Saturday, October 31, 2009

White House adds to enemies list over Cash for Clunkers on Mars

The number of new cars sold on the planet Mars under the United States government’s recent Cash for Clunkers program is at the center of a dispute that has landed, a company that provides information and reviews about new and used cars to consumers, on the White House’s growing list of enemies. Here’s the story:

Chapter 1: Government offers $3 billion Cash for Clunkers program to stimulate sales of new cars in the U.S.

Chapter 2: issues a report stating that only 125,000 of the 690,000 cars sold in the U.S. during the time of the Cash for Clunkers program were sales inspired by the program, as opposed to sales that would have happened anyway. Edmunds concludes that each new car purchased under the program cost the American taxpayer $24,000.

Chapter 3: White House posts an entry on its blog entitled “Busy covering car sales on Mars, gets it wrong (again) on Cash for Clunkers,” in which it criticizes's report, stating that “ has released a faulty analysis suggesting that the Cash for Clunkers program had no meaningful impact on our economy or on overall auto sales. This is the latest of several critical 'analyses' of the Cash for Clunkers program from, which appear designed to grab headlines and get coverage on cable TV. Like many of their previous attempts, this latest claim doesn’t withstand even basic scrutiny.” In a sarcastic barb, the blog post later adds: “In other words, all the other cars were being sold on Mars, while the rest of the country was caught up in the excitement of the Cash for Clunkers program.”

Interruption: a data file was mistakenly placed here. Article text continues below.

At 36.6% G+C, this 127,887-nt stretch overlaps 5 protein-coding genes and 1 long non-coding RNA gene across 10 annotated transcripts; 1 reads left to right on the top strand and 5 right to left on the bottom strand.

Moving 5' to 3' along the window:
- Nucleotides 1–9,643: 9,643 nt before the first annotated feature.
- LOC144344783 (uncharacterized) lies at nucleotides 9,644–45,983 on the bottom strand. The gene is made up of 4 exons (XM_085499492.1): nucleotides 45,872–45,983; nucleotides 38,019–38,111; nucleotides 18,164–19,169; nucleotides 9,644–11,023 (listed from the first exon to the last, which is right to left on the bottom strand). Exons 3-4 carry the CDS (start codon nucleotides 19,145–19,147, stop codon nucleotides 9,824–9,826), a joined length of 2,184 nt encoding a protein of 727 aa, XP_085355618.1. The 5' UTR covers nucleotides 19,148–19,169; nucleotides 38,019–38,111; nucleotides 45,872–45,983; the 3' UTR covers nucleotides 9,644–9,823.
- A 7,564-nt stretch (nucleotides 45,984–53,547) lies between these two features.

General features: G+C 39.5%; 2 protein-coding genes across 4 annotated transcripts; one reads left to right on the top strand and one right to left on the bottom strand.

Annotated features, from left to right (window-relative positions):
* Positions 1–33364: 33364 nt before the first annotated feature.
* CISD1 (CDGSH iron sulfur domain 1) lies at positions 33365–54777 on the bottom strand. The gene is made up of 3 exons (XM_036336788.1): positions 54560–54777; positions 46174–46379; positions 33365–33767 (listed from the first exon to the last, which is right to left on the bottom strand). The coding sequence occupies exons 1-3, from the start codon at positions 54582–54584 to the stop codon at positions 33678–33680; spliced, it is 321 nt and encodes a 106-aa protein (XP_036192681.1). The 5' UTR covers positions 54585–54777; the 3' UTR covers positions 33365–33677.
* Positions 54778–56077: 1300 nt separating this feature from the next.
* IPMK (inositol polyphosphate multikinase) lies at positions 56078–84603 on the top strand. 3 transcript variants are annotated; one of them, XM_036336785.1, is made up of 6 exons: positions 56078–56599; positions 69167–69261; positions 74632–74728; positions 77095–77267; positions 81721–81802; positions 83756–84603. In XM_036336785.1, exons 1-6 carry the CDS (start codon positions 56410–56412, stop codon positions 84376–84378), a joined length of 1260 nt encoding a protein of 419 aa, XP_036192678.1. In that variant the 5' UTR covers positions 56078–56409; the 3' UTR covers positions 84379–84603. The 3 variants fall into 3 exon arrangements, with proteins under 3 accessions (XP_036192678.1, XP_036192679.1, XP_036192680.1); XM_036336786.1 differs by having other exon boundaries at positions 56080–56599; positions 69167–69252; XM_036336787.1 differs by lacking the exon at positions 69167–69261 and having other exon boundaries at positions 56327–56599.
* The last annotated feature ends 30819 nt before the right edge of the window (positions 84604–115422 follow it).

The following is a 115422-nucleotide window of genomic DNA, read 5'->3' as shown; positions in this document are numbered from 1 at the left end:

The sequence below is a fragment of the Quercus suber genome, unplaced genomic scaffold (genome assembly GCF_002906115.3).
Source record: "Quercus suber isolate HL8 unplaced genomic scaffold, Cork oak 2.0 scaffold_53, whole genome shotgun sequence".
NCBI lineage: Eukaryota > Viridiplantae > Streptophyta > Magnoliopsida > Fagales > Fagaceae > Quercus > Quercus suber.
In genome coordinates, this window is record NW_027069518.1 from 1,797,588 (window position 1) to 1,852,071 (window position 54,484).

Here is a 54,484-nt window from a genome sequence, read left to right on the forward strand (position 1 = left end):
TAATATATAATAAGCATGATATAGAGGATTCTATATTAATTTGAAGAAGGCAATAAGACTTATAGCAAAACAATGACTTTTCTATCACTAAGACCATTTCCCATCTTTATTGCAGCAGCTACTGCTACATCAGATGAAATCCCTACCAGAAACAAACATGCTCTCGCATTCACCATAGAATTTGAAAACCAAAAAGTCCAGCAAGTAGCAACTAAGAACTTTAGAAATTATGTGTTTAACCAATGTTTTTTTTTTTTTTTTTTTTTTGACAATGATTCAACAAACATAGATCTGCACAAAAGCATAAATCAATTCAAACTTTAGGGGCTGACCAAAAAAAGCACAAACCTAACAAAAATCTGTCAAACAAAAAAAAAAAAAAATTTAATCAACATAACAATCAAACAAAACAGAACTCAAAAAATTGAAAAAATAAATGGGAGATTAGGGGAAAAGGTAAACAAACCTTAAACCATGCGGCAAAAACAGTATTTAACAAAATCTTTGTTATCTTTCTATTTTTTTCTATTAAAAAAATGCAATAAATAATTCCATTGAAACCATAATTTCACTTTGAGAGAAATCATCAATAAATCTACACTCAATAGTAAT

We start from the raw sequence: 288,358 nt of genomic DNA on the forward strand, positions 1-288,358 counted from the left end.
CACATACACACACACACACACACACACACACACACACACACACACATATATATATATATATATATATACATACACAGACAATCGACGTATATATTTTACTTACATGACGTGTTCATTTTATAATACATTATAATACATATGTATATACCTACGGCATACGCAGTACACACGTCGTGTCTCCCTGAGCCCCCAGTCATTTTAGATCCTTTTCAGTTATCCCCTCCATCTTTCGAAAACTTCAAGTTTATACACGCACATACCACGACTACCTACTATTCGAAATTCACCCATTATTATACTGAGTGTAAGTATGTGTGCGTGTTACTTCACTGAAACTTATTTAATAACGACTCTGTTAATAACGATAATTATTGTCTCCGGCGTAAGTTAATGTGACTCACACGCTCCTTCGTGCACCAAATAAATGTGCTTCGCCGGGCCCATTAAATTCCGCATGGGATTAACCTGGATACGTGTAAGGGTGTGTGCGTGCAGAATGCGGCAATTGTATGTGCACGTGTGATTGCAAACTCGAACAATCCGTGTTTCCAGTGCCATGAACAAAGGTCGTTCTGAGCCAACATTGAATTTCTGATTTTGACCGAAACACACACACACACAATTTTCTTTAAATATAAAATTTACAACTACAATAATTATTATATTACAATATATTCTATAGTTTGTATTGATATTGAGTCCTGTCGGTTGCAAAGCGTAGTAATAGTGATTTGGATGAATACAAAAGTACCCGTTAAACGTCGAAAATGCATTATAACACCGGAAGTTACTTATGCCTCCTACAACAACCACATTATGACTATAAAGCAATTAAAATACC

Chapter 4: defends its claim that the Cash for Clunkers program was a lemon: "Apparently, the $24,000 figure caught many by surprise. It shouldn't have. The truth is that consumer incentive programs are always hugely expensive when calculated by incremental sales — always in the tens of thousands of dollars. Cash for Clunkers was no exception. The White House claims that our analysis was based on car sales on Mars and that on Earth, the marketplace is connected. We agree the marketplace is connected. In fact, that is exactly the basis of our analysis ... With all respect to the White House, thinks that instead of shooting the messenger, government officials should take heart from the core message of the analysis: the fundamentals of the auto marketplace are improving faster than the current sales numbers suggest. Isn't this a piece of good news we can all cheer?"


JD said...

What does this have to do with scifi?

Just so my first comment isn't totally negative, I follow your blog and enjoy the vast majority of it, just not sure why you posted something that is totally irrelevant to everything else in your blog.

Paul said...

The White House blog post is pure Martian science fiction, because was not "busy covering car sales on Mars."

Paul said...

Note that I just updated Chapter 4.

JD said...

guess I should have read the whole thing - my bad... still, that's a pretty weak link!

Paul said...

Back in the early 1990s, Pamela Sargent took a quote uttered by Vice President Dan Quayle about canals-water-oxygen-breathing-on-Mars from Mother Jones magazine and turned it into a 68-page SF story of alternate history entitled “Danny Goes to Mars” (1992). It won the Nebula Award for Best Novelette.